Poor England hand initiative to Kiwis
England were largely responsible for their own downfall as they descended to 167 all out inside two sessions against New Zealand at the University Oval.
The tourists' false start to this three-Test series, and their double Ashes year, featured a string of regrettable shots - as well as four wickets each for Neil Wagner and debutant Bruce Martin. Only Jonathan Trott, among the frontline batsmen, and then tailenders James Anderson and Steven Finn delayed New Zealand for long.
After ducks for Kevin Pietersen and Nick Compton, and little of substance from anyone else apart from Trott, England were already in trouble on a lunchtime 81 for five. If they dared to hope Trott or Matt Prior might bail them out, they were soon very disappointed as both fell compliantly in early afternoon.
Pietersen went first ball, for the fifth time in his Test career, and the hint of a morning recovery from 18 for three in a stand of 46 between Trott and Ian Bell was as good as it ever got for England at the start of this series many had expected them to dominate.
Those predictions were in need of early scrutiny from the moment Wagner (four for 42) saw off first Alastair Cook and then Pietersen with only his second and third deliveries on his home debut.
England, put in by Brendon McCullum before bad weather prevented any play on Wednesday, were already minus Compton in the third over of a sunny morning. He paid for a hesitant push forward at Tim Southee, making contact with only the bottom of his defensive bat and unable to stop the ball rushing through to disturb off-stump.
Cook had a let-off, dropped by Martin when he clipped Trent Boult aerially to midwicket. But he could add only a single before Wagner got him, failing to keep his tame cut away from point where he was caught shoulder high. Pietersen never got bat on ball at all, undone lbw by a good inswinger from left-armer Wagner which struck him on the crease and bang in front. Bell dealt convincingly with the hat-trick ball, and Trott appeared in control at a ground he knows well from his time with Otago seven years ago.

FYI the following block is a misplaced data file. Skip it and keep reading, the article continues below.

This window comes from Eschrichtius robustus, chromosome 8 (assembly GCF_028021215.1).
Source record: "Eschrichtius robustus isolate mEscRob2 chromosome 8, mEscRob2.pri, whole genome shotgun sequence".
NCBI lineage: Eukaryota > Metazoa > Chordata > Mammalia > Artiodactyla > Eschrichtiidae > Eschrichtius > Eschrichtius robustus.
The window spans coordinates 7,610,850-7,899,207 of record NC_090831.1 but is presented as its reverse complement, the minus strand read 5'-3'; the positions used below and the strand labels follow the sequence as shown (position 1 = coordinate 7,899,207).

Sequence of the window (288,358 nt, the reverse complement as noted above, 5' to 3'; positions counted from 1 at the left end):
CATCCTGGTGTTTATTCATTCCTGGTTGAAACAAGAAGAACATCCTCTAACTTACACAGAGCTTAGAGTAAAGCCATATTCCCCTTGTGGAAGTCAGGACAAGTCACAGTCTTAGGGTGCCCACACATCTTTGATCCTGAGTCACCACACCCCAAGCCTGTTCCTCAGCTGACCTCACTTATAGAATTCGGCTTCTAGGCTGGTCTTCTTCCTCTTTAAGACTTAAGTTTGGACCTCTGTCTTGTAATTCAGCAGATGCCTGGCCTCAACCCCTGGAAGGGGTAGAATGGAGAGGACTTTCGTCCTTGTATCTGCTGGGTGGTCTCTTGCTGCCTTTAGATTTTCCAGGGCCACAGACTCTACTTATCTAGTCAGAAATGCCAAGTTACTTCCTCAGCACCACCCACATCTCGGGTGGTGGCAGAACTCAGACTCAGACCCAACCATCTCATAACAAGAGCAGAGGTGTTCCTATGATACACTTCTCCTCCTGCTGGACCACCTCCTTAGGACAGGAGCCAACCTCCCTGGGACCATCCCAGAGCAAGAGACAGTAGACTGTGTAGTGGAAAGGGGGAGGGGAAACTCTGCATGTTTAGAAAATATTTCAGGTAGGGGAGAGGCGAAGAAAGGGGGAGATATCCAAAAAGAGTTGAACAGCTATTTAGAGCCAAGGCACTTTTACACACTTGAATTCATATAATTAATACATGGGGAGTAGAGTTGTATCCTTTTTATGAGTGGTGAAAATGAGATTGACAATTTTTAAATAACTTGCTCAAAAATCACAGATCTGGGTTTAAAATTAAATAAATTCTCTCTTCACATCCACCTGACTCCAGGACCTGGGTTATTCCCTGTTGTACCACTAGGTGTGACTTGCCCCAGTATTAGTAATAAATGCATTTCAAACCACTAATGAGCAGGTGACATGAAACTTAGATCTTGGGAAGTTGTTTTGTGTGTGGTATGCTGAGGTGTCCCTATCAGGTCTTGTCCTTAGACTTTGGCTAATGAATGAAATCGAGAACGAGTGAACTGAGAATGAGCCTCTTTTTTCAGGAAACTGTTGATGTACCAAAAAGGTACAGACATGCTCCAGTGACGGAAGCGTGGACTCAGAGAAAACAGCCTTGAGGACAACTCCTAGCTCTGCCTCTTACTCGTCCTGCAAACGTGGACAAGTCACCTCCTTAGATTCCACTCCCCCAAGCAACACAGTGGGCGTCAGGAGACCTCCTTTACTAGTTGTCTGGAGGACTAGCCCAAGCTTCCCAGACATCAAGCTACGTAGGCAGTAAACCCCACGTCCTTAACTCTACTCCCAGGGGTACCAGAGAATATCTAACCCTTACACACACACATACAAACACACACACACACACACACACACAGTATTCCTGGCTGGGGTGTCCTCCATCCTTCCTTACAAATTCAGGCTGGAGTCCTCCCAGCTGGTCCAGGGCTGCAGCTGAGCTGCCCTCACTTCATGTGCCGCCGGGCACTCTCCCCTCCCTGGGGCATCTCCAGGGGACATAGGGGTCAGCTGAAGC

The fourth-wicket pair had few alarms, in fact, until Bell - who had just survived a DRS procedure for lbw, when he got an inside-edge against Southee - handed the initiative right back to the Kiwis by poking a catch to cover off Wagner. Joe Root then fenced high to second slip off Boult, and after lunch Prior cut slow left-armer Martin straight into the hands of point.
Captain McCullum, it seemed, could do nothing wrong - and his decision to deploy Martin (four for 42), after the seamers had done all the damage, continued to pay off. England had already donated several of their wickets, before the previously exonerated Trott mistimed a sweep straight to short fine-leg. Then Stuart Broad produced the dopiest shot of all when he followed a slog-sweep for four by pulling a Martin long-hop straight to deep square-leg immediately after McCullum had put the man there.
Anderson and Finn reduced England's embarrassment, in the highest stand of the innings for the ninth wicket, but they would still have to bowl well themselves to get their team back on track.